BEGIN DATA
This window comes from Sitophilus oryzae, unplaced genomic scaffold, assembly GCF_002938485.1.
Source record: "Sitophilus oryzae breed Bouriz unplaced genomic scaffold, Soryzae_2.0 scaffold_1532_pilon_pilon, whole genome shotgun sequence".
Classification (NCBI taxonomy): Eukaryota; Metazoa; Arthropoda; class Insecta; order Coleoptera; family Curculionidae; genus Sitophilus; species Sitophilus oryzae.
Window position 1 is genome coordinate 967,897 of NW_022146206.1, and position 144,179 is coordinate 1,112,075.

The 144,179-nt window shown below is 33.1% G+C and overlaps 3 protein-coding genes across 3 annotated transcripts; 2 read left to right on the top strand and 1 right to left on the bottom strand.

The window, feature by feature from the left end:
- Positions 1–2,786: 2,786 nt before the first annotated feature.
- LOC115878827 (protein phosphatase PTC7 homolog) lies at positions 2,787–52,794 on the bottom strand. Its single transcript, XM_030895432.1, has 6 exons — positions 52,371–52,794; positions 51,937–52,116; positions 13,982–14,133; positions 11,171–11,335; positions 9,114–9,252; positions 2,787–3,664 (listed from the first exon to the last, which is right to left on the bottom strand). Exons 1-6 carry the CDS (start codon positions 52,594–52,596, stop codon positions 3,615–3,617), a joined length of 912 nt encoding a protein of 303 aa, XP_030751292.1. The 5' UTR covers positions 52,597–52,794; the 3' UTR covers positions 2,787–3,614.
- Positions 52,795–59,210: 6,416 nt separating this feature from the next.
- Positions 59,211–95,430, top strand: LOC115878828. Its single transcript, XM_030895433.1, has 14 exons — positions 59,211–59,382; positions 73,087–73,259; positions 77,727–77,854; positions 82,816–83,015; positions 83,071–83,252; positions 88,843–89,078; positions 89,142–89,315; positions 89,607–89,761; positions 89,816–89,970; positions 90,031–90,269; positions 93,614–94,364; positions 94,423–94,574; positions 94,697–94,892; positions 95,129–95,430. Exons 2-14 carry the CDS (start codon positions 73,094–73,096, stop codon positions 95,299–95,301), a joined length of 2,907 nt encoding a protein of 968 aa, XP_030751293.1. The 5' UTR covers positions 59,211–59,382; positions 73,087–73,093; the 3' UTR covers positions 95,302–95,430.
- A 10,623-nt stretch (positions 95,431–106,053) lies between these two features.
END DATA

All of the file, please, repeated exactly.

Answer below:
This window comes from Sitophilus oryzae, unplaced genomic scaffold, assembly GCF_002938485.1.
Source record: "Sitophilus oryzae breed Bouriz unplaced genomic scaffold, Soryzae_2.0 scaffold_1532_pilon_pilon, whole genome shotgun sequence".
Classification (NCBI taxonomy): Eukaryota; Metazoa; Arthropoda; class Insecta; order Coleoptera; family Curculionidae; genus Sitophilus; species Sitophilus oryzae.
Window position 1 is genome coordinate 967,897 of NW_022146206.1, and position 144,179 is coordinate 1,112,075.

The 144,179-nt window shown below is 33.1% G+C and overlaps 3 protein-coding genes across 3 annotated transcripts; 2 read left to right on the top strand and 1 right to left on the bottom strand.

The window, feature by feature from the left end:
- Positions 1–2,786: 2,786 nt before the first annotated feature.
- LOC115878827 (protein phosphatase PTC7 homolog) lies at positions 2,787–52,794 on the bottom strand. Its single transcript, XM_030895432.1, has 6 exons — positions 52,371–52,794; positions 51,937–52,116; positions 13,982–14,133; positions 11,171–11,335; positions 9,114–9,252; positions 2,787–3,664 (listed from the first exon to the last, which is right to left on the bottom strand). Exons 1-6 carry the CDS (start codon positions 52,594–52,596, stop codon positions 3,615–3,617), a joined length of 912 nt encoding a protein of 303 aa, XP_030751292.1. The 5' UTR covers positions 52,597–52,794; the 3' UTR covers positions 2,787–3,614.
- Positions 52,795–59,210: 6,416 nt separating this feature from the next.
- Positions 59,211–95,430, top strand: LOC115878828. Its single transcript, XM_030895433.1, has 14 exons — positions 59,211–59,382; positions 73,087–73,259; positions 77,727–77,854; positions 82,816–83,015; positions 83,071–83,252; positions 88,843–89,078; positions 89,142–89,315; positions 89,607–89,761; positions 89,816–89,970; positions 90,031–90,269; positions 93,614–94,364; positions 94,423–94,574; positions 94,697–94,892; positions 95,129–95,430. Exons 2-14 carry the CDS (start codon positions 73,094–73,096, stop codon positions 95,299–95,301), a joined length of 2,907 nt encoding a protein of 968 aa, XP_030751293.1. The 5' UTR covers positions 59,211–59,382; positions 73,087–73,093; the 3' UTR covers positions 95,302–95,430.
- A 10,623-nt stretch (positions 95,431–106,053) lies between these two features.